A man is simply an inadaptable creature. A man goes to bed when he is sick, even if a windstorm takes away the roof above his head and his boss threatens to fire him. A man eats what he likes, in the pub that he has adored since college parties. A man does not pretend that his biggest dream is to spend the evening with you and your bitter high school friend “whom you can’t stand
anyway, you told me that last Wednesday”. He does not walk your beagle if he hates dogs. And he does not join you on a guided tour in Madrid if he is all but enthusiastic about the gems of architecture. And a man does not care if you like it or not, if you fume with rage, cry or get mad and stop talking to him. He does not care what the others think of his decisions, choices and wacky opinions. He couldn’t care less, and actually, he wouldn’t even think of worrying about it because it’s a loss of time and especially of energy that needs to be saved for much more meaningful and much more entertaining stuff.

And that’s the point. Why do women trim their sails while men remain in their comfort zone? Why do we push ourselves to the limit, live on our nerves, give up our soul, our personality, the little things we love? Why do we pretend, fake, lie blatantly to ourselves and on top of that manage to become convinced that it’s making us happy? Why do we rigorously get rid of everything that makes us unique? What for?

Let’s try to put an end to it once and for all. Let’s try to love ourselves unconditionally; let’s protect ourselves and everything that belongs to us. Let’s not conform to the needs, ideas or demands of relationships in which we cannot be ourselves and in which we don’t even recognize ourselves anymore. Because men, lovers, admirers and potential (sometimes even real) fathers of our children come and go; some stay for awhile, some stay a little bit longer and some might stay forever, but that’s something we never know in advance. The only thing that stays forever is us. So don’t ever give up on yourself, because you are your own most precious possession.

“I have five daughters and want them all to read this book.  I want them to remember that you are your own best friend, and when the rest of the world seems against you, when love has given you the dirty end of the stick, you should be able to look in the mirror, hold your head up, and smile right back.  Why?  Because every female is a Delicious Girl = D for daring, E for enchanting, L for loving, I for inspiring, C for captivating, I for intriguing, O for outgoing, U for unique, S for sophisticated: DELICIOUS!”

–Kelly Wallace

“The most important lesson that the female reader learns from this book is set out in the first chapter; this being that you are fantastic the way you are and shouldn’t change for anyone, and that you should love yourself. If you manage to form this relationship with yourself then the likelihood is that the right man will come into your life. You can’t change people, so why should you change yourself for them, whether it is your hair, what you enjoy doing or more serious parts of you that make you so very special.”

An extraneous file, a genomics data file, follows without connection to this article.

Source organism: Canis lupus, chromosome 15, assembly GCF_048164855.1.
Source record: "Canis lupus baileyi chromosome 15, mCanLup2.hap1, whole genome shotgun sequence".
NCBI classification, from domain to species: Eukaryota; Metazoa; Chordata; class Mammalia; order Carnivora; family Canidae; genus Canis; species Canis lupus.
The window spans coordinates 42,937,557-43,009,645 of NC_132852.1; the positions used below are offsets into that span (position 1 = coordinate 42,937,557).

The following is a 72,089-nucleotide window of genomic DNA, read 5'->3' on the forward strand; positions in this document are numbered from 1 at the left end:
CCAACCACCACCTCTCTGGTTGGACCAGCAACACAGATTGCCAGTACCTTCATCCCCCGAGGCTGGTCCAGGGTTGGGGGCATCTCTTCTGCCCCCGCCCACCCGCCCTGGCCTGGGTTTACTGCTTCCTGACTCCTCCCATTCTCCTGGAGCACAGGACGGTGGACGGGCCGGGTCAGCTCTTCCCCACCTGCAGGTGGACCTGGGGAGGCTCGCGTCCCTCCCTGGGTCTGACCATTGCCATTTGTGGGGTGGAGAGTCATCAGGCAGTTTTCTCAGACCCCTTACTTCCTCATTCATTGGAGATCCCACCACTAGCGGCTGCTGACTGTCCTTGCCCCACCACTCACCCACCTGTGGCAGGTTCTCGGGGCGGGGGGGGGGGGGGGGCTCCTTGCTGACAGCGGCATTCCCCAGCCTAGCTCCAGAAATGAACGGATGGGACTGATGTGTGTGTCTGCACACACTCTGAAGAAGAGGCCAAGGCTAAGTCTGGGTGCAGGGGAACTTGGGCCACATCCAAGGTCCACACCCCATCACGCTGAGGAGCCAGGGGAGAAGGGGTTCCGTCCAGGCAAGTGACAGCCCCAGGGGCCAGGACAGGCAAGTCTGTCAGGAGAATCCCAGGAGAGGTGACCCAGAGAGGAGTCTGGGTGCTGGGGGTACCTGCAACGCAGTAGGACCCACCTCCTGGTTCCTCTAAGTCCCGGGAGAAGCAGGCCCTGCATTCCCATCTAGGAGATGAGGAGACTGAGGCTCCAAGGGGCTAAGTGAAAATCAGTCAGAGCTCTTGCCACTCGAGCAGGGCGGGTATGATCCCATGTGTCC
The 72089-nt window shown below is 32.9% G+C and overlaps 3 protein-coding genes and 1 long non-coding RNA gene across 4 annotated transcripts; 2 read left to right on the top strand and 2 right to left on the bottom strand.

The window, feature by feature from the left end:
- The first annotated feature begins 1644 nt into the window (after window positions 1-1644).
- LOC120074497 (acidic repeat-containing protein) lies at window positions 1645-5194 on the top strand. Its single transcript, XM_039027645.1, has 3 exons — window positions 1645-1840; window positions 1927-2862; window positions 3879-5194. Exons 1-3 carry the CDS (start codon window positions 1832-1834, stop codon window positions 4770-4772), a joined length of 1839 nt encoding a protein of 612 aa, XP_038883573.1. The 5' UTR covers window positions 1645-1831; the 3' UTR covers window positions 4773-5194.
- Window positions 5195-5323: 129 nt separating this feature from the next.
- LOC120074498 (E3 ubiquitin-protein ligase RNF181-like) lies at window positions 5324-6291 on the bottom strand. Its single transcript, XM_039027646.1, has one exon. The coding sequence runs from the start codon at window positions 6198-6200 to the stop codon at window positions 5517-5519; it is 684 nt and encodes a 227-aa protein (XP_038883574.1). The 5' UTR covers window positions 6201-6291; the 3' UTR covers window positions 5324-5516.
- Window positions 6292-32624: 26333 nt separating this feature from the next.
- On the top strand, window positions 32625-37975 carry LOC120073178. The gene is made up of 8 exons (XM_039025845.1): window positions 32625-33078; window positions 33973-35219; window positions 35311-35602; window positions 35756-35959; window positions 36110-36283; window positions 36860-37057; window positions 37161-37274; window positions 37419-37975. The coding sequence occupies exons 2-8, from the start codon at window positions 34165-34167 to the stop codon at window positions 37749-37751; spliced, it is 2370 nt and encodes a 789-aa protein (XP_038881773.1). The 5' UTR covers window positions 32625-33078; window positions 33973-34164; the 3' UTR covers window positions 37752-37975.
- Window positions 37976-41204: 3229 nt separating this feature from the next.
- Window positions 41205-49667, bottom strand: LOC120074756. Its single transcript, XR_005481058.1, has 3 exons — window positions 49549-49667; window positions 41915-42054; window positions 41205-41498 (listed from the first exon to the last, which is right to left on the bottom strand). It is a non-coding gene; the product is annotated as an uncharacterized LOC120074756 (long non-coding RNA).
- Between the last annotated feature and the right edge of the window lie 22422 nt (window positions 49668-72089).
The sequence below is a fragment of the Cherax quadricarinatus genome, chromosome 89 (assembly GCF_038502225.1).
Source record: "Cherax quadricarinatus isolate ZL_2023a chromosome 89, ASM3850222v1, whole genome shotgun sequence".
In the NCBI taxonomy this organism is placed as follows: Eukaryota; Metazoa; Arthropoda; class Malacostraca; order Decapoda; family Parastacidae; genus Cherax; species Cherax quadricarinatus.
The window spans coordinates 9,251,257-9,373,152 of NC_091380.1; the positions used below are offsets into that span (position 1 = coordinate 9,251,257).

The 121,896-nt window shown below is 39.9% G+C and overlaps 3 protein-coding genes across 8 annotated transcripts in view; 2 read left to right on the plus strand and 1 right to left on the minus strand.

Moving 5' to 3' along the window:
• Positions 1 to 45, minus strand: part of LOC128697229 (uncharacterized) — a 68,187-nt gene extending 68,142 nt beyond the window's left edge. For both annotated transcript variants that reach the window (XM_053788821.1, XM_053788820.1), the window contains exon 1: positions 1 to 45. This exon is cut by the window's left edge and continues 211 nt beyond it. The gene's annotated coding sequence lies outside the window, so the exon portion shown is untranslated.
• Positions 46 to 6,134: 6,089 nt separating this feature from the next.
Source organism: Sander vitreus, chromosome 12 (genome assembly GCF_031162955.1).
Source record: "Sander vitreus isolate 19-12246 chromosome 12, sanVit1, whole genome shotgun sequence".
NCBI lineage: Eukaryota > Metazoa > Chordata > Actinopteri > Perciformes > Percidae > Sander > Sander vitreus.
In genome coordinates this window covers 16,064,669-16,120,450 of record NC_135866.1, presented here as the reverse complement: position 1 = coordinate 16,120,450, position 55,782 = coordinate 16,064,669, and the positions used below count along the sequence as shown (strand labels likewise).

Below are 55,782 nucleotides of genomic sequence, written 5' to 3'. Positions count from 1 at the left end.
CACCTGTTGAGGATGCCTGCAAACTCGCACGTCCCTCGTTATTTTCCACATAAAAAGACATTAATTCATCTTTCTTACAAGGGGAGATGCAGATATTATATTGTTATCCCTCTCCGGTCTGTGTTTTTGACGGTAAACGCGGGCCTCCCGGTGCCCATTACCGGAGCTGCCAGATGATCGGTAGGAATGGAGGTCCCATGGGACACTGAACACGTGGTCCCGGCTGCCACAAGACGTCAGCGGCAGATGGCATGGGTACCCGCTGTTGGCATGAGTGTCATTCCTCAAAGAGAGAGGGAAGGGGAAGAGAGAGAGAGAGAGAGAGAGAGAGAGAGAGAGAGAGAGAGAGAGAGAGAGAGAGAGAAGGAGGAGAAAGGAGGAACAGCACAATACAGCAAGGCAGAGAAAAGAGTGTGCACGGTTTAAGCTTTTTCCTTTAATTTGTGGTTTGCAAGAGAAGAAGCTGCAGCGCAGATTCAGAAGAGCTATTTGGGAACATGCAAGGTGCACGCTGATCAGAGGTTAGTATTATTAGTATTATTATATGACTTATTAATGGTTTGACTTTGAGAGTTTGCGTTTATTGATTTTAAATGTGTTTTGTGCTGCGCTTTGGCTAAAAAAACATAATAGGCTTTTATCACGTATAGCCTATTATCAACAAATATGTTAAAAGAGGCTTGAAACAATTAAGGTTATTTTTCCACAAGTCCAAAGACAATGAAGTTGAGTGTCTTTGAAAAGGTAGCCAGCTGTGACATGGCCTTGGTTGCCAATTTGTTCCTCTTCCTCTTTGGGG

–Sarah Pierce

“This book is delish! sweet and adorable. I felt as though I could conquer the world after I finished it. It was such a nice twist over the usual self-help books that are always telling me (us) that we need to improve, develop and grow.”

–Bookshipper

Barbora Knobova is a writer, relationship coach and expert in Delicious Life. A world traveler, she is one of those rare world citizens who live everywhere and nowhere. Barbora is a firm believer in female friendship, loyalty and bonding. She writes hilarious, sharp-witted, caustically apt, ironic, moving, true books for strong, independent, smart, fearless women. Barbora has also written several self-improvement books and teaches women about the importance of self-love in relationships and life in general. Barbora speaks eight languages and has found her home away from home in New York, London and Milan. She is always on the move, accompanied by her beagle Brinkley, the nasty dog from Tales for Delicious Girls.  You can visit her website at www.barboraknobova.com.

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Holiday Memories: The Importance of Family Traditions by J.M. Hochstetler

Holiday Memories is a month long series of heartwarming holiday stories from authors all over the world.  We at As the Pages Turn hope you will enjoy and have a happy holiday full of good and happy memories!


The Importance of Family Traditions
by J.M. Hochstetler

When my daughters were tiny, with the holidays fast approaching, I impulsively decided that on the night of Christmas Eve, when they were fast asleep, I would hang candy canes all over our tree as a sign that Santa had come. Well, that idea turned out to be a huge success. When my little girls ran downstairs that Christmas morning, they were so excited to find the treats on the tree that I knew I’d come up with a very special tradition.

Over the years, as holidays came and went, I continued my secret Christmas Eve ritual. As they grew older, however, the children appeared to take less and less notice of the candy canes. They would eat only a few, and then after we took the tree down I ended up throwing most of them away. It seemed a waste. So one Christmas I thoughtlessly came very close to letting that tradition die.

That year I was so busy with holiday preparations and the day-to-day routine that I kept forgetting to pick up a package of candy canes at the store. It seemed like such a simple, unimportant thing. The girls were too old to care about my little tradition anymore, I told myself and I shrugged off the quiet voice that nagged at me to get those candy canes!